Plantilla de artículo 2013
Andean Geology 46 (2): 383-420, May, 2019
Andean Geology
doi: 10.5027/andgeoV46n2-3128
Sedimentology and fossil vertebrates of the Santa Cruz Formation (early Miocene) in Lago Posadas, southwestern Patagonia, Argentina
*José I. Cuitiño1, Sergio F. Vizcaíno2, 3, M. Susana Bargo2, 4, Inés Aramendía5

1 Instituto Patagónico de Geología y Paleontología (IPGP, CCT CONICET-CENPAT). Boulevard Brown 2915, Puerto Madryn (9120), Chubut, Argentina.

2 División Paleontología de Vertebrados, Museo de La Plata, Unidades de Investigación Anexo Museo, 60 y 122, La Plata (1900), Argentina.;

3 Consejo Nacional de Investigaciones Científicas y Técnicas (CONICET) Argentina.

4 Comisión de Investigaciones Científicas (CIC), calle 526 entre 10 y 11, 1900 La Plata-Buenos Aires, Argentina.

4 Comisión de Instituto Patagónico para el Estudio de Ecosistemas Continentales (IPEEC, CCT CONICET-CENPAT). Boulevard Brown 2915, Puerto Madryn (9120), Chubut, Argentina.

* Corresponding author:

Lago Posadas is located at the foot of the Southern Patagonian Andes, in southwestern Argentina, where the early Miocene Santa Cruz Formation (SCF) shows thick and laterally continuous exposures. This region has been scarcely explored for fossil vertebrates since the first efforts by J.B. Hatcher in 1898-99. In this contribution, we performed sedimentologic and paleontological studies in order to reconstruct depositional environments and the associated fossil vertebrate fauna. Sedimentologic data suggest that the sedimentary record begins with restricted marine-estuarine deposits grading upward to fluvial floodplains and fluvial channels. Extensive floodplains, occasionally interrupted by low-sinuosity, sand-dominated channels, show dominant reddish coloration, moderate to low paleosol development, abundant crevasse splay sandstones and lack of vegetal remains, suggesting deposition in a low gradient, oxygenated setting under elevated sedimentation rates. Vertical stratigraphic trends are subtle, suggesting little paleoenvironmental changes during deposition of the whole SCF in this region. Paleocurrent directions, sandstone composition and paleogeographic reconstructions all indicate that deposition of the SCF was strongly associated to the contemporaneous uplift of the Andes. Fossil vertebrates analyzed are the result of our collecting effort and revision of museum collections. The faunal assemblage includes 31 taxa: 28 mammals and three birds. Mammals belong to the main groups recorded in other areas of the SCF (metatherians, xenarthrans, notoungulates, litopterns, astrapotheres and rodents). The assemblage allows a Santacrucian Age sensu lato assignment for the fauna at Lago Posadas. Taxonomic revisions of several taxa are necessary to further adjust the biostratigraphic significance of this association. The combined record of arboreal, browser and frugivores, on one side, and grazer mammals and rheas, on the other, suggest the presence of both trees and open environments. Frugivores, among primary consumers, and the secondary consumers guild are under-represented due to sample and fossil remain size biases. The sedimentologic and paleontological record of the SCF in Lago Posadas suggests that the uplift of the Southern Patagonian Andes acted as a primary control on basin subsidence and sediment supply, providing a special signature for sub-andean localities. However, previously registered climatic changes are poorly recorded in this study.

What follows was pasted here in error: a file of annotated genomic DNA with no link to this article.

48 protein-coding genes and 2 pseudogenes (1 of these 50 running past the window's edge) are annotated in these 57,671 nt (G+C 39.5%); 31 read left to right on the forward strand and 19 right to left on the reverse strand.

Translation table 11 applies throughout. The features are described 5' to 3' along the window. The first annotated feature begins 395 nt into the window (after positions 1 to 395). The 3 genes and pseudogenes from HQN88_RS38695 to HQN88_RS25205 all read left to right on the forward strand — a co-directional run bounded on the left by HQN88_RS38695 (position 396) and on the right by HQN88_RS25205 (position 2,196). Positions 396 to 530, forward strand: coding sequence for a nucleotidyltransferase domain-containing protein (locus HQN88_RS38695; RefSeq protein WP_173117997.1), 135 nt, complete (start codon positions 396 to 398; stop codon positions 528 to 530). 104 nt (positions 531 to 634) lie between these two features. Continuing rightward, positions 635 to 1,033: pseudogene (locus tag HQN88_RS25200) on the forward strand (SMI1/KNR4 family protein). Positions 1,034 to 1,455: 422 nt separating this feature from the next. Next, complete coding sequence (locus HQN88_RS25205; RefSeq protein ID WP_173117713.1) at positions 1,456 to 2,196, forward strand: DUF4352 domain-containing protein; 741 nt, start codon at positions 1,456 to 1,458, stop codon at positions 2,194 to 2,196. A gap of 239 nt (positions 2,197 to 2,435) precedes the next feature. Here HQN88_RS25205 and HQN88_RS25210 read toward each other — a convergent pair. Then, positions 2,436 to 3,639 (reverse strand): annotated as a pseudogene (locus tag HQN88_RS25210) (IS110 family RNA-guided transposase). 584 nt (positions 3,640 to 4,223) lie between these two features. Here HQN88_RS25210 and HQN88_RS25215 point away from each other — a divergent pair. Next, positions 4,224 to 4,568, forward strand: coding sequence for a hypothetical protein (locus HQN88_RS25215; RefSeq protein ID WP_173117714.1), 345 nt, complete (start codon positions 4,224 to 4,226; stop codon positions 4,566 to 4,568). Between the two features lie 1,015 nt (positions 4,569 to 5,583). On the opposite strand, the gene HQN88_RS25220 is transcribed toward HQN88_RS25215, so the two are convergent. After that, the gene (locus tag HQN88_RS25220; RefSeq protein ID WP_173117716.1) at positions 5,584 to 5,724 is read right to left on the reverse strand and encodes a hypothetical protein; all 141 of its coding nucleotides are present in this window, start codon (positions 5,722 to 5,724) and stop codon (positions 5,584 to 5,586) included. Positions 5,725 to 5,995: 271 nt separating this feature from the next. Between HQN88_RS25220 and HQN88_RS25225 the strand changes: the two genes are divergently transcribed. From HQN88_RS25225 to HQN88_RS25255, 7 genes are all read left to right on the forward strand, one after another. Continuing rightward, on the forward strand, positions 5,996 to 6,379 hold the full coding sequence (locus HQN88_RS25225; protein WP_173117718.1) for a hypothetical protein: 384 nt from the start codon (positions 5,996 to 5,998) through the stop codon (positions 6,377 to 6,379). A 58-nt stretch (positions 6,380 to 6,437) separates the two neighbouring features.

Keywords: Facies analysis, Paleoecology, Austral Basin, Santacrucian, Burdigalian, Fluvial system.



1. Introduction

The Santa Cruz Formation (SCF) is one of the most relevant stratigraphic units of southern South America in terms of Miocene terrestrial stratigraphic record and vertebrate paleontology. It is widely distributed in southern Patagonia, being part of the synorogenic deposits of the Austral (or Magallanes) Basin and representing a sedimentary archive of a period that unraveled significant environmental changes in the region, driven mostly by the uplift of the adjacent Andean orogenic belt (Blisniuk et al., 2005; Ghiglione et al., 2016a). Vertebrate fossils from this unit have been collected since 1845 especially in the southern and eastern parts of Santa Cruz Province, and thousands of specimens, mostly mammals, are preserved in museums around the world (Vizcaíno and Bargo, 2013; Vizcaíno et al., 2013, 2016a). They constituted the basis for the establishment of the early Miocene Santacrucian South American Land Mammal Age (SALMA; Pascual et al., 1965).